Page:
Episode #26: Hitler's Führermuseum (Season 2, Episode 6)
This episode is sponsored by Audible: get a free audiobook download and a free 30-day trial here. Thank you for supporting our show!
One of the reasons that I decided to center this second season of the ArtCurious Podcast around art and World War Two is that there are so many different stories that we can tell about how art and war intersect-- especially and most critically during this war to end all wars. As I discussed in episode #21, the first of the season, it may seem on the surface that there aren’t many direct correlations between World War Two and the arts, but in fact, there were many very tangible connections-- and you can even say that there were physical connections between the two as well. Because while the lives of millions were in the balance during the run of the war, so were those of the visual arts as well. Thousands of paintings, sculptures, drawings and prints, once safely ensconced in homes or collections, were suddenly uprooted at the whim of one man, with one very particular museum in mind for them. Today, we’re digging into the story behind one of the most significant museums never built-- Hitler’s Fuhrermuseum-- and was it really going to be as great as it purported to be?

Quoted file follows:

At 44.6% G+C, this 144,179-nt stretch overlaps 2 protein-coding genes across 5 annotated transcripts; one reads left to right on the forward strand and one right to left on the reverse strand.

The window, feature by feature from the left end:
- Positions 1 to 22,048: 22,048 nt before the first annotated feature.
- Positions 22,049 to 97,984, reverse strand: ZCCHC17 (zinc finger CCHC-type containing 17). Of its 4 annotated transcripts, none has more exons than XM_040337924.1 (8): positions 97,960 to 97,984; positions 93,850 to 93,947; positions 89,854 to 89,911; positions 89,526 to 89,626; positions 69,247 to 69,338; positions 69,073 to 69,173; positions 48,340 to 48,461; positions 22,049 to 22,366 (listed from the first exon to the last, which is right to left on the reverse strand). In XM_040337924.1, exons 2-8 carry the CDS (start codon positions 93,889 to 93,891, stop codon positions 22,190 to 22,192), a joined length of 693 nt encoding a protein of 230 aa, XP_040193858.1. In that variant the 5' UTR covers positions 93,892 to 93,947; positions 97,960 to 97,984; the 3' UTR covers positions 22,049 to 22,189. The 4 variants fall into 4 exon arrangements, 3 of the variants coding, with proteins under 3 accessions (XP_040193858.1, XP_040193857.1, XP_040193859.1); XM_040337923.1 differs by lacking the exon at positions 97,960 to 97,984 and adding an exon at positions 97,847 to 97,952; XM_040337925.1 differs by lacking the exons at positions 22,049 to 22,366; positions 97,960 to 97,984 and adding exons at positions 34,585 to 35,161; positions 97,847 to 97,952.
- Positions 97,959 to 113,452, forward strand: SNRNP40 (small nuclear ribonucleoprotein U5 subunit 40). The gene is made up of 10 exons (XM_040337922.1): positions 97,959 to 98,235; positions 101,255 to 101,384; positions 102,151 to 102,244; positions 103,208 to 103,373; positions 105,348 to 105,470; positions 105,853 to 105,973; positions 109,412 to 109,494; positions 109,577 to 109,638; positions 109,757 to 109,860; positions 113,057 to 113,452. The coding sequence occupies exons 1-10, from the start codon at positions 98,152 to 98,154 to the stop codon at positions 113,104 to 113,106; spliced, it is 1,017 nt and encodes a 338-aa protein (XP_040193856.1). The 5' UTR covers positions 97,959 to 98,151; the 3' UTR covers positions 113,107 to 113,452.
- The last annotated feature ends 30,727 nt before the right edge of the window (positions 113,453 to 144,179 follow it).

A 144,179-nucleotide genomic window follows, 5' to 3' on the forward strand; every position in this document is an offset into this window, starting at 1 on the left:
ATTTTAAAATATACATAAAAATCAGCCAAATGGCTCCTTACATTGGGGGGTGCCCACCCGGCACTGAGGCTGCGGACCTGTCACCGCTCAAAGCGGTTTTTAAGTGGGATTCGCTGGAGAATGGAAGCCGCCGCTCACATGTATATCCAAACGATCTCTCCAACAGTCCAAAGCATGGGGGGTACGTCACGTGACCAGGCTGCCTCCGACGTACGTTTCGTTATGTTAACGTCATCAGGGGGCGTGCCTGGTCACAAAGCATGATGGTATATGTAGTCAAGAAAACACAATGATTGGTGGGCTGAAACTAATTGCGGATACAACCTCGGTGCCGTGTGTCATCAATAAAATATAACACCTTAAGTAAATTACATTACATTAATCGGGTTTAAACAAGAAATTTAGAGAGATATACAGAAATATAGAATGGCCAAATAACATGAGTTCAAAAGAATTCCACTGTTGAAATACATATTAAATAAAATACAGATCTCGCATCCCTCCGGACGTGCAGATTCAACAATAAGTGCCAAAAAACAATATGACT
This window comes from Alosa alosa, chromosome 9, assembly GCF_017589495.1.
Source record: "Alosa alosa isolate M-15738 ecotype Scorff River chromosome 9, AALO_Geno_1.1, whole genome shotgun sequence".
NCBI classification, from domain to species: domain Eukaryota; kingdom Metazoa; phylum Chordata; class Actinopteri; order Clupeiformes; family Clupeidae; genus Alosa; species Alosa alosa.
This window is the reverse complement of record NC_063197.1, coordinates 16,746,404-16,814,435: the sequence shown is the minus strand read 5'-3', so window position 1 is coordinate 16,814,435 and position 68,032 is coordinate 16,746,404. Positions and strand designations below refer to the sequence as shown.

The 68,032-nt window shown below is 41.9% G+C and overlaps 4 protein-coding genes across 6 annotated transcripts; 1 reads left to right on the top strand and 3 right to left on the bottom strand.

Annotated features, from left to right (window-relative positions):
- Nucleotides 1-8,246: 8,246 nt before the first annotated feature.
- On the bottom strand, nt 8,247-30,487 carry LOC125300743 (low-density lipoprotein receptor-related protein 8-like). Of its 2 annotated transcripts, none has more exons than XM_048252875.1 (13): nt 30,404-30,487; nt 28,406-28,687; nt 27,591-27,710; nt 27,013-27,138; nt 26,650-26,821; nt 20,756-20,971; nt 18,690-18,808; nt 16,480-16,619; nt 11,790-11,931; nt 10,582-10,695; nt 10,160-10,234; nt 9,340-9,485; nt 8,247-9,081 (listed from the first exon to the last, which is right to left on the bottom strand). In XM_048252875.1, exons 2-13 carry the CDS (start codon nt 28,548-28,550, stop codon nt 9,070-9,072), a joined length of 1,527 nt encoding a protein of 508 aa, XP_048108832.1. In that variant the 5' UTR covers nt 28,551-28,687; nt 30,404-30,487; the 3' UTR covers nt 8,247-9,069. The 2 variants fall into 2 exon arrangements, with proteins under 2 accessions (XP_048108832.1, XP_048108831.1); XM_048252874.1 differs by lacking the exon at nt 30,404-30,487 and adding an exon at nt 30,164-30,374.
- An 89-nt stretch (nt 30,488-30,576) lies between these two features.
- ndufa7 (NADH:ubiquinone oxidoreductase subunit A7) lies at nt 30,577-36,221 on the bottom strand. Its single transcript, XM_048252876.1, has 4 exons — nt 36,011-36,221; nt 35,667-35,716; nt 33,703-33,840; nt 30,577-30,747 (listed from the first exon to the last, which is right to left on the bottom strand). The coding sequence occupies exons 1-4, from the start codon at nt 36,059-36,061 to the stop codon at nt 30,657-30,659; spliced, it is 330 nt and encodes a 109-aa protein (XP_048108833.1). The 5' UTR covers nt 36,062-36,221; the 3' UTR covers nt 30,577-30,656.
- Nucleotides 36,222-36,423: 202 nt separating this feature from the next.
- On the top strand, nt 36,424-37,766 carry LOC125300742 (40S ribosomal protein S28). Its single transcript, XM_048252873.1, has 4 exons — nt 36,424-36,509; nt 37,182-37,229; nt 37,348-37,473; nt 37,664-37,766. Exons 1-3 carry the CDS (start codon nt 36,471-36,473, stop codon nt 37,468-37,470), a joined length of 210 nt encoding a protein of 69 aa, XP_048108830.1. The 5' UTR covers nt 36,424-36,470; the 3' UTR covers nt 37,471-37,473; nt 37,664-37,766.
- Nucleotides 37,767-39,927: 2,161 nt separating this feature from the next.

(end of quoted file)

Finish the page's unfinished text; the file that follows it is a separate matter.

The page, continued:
// Please SUBSCRIBE and REVIEW our show on iTunes.
Additional music credits: "Lädschad" by Dee Yan-Kee is licensed under BY-NC-SA 4.0; "La brise" by Circus Marcus is licensed under BY-NC 3.0; "Arrival" by Misha Dioxin is licensed under BY 4.0; "Rise" by Kyle Preston is licensed under BY-NC 4.0; "The Signals" by Sergey Cheremisinov is licensed under BY-NC 4.0
Want more art-historical goodness? Check out the link below:
Daily Beast: Inside Hitler's Fantasy Museum
ArtCurious is sponsored by Anchorlight, an interdisciplinary creative space, founded with the intent of fostering artists, designers, and craftspeople at varying stages of their development. Home to artist studios, residency opportunities, and exhibition space Anchorlight encourages mentorship and the cross-pollination of skills among creatives in the Triangle.